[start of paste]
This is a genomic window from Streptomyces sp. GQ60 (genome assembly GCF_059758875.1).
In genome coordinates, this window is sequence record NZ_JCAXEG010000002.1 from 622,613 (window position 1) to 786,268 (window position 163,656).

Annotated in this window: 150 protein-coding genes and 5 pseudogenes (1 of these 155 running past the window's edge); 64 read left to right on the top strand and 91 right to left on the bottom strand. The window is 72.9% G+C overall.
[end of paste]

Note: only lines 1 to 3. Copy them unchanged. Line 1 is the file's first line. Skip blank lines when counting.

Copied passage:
This is a genomic window from Streptomyces sp. GQ60 (genome assembly GCF_059758875.1).
In genome coordinates, this window is sequence record NZ_JCAXEG010000002.1 from 622,613 (window position 1) to 786,268 (window position 163,656).

Annotated in this window: 150 protein-coding genes and 5 pseudogenes (1 of these 155 running past the window's edge); 64 read left to right on the top strand and 91 right to left on the bottom strand. The window is 72.9% G+C overall.